Also, always keep your video on, even if the healthcare provider has theirs turned off. Best case, they change their mind and switch on their video. Even if they don’t, the healthcare provider can respond to you as a person, not just a voice—and that’s important because you’re trying to build rapport.
3. How was your weekend?
This is a great way to create rapport. A 2021 survey3 from Medscape revealed that 66% of physicians report doing activities they enjoy as a way to reduce or manage their stress. Exercising (at 65%) and spending time with family and friends (63%) are two additional ways they’re trying to strike a healthy work-life balance. This question gives you one way to find common ground and similarities.
But use caution here: If you’ve spoken a few times, this question could be a great way to get the healthcare provider to open up to you. However, if you don’t have an established relationship, it’s a good idea to ask questions focused on their practice or their patients instead.
4. What external factors are influencing your prescribing or treatment plan decisions?
Carve out time to hear the healthcare provider’s response to this question. Be quiet after you ask it, so they can talk. This question can kick start a conversation about topics such as treatment costs, a health insurer’s formularies, and market access. That’s precisely the insight you need to understand the challenges they may face in prescribing a particular treatment plan.
This can be a heady conversation. But it’s a great way to create rapport and build trust.
And if the healthcare provider continues to talk, let them. This is a valuable opportunity to learn about them and the daily challenges they face, which helps you position your offering for success.
5. What kind of opportunities do you see for improvement in this area?
Simply put, there is no better question to uncover aspirations and afflictions. This single question gives the healthcare provider space to talk about opportunities for improvement. Better still, they may seize the chance to talk about their vision for what could be (aspirations) and problems or challenges they’re facing (afflictions).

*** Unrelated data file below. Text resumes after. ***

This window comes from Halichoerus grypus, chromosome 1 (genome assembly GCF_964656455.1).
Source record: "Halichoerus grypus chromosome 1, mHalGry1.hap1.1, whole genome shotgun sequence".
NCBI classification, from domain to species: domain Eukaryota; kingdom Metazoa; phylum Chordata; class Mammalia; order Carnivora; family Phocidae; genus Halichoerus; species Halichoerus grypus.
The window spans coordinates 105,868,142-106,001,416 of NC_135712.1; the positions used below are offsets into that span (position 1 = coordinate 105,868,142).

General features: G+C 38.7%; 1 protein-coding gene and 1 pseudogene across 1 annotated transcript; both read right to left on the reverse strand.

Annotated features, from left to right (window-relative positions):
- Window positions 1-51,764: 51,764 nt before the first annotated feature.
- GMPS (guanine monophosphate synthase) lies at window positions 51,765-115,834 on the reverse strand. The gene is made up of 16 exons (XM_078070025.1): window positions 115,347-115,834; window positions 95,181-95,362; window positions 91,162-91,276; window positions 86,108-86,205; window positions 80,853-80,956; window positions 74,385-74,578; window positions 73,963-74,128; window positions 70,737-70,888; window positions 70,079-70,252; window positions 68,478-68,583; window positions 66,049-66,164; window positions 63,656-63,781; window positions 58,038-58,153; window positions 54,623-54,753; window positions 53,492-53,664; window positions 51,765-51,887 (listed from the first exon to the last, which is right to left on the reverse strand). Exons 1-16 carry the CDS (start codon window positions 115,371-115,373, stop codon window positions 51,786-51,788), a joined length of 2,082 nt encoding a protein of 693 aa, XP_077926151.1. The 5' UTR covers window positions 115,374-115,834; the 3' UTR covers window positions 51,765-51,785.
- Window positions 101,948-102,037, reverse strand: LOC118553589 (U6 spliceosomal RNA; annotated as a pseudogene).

This is an example of creating a shared experience between you and the healthcare provider—and that engenders trust.
6. I’m sure practicing medicine during the pandemic is nothing like you expected. Tell me: What keeps you motivated?
Asking this question is a great way to connect with an HCP through empathy. And here’s why: Just like the rest of us, doctors and nurses couldn’t have foreseen how their lives would change with the COVID-19 pandemic in early 2020. Many HCPs have been called to the “front lines” to care for patients, which can increase both stress and the real-world impact of their daily work.
An HCP who answers this question is opening up to you. Of course, you must demonstrate a sincere interest in their responses and make sure to follow up on the stories they share with you.
Selling isn’t easy. But building rapport with HCPs—creating and nurturing meaningful relationships with them—creates trust, and that can lead to better sales outcomes. It can also create more meaning in your workday since you know you’re making a real difference in the lives of patients and HCPs.
When you know you’re making a difference, it shows. And that makes you authentic. That’s a virtuous circle, indeed.
Erica Schultz, Chief Marketing Officer, RAIN Group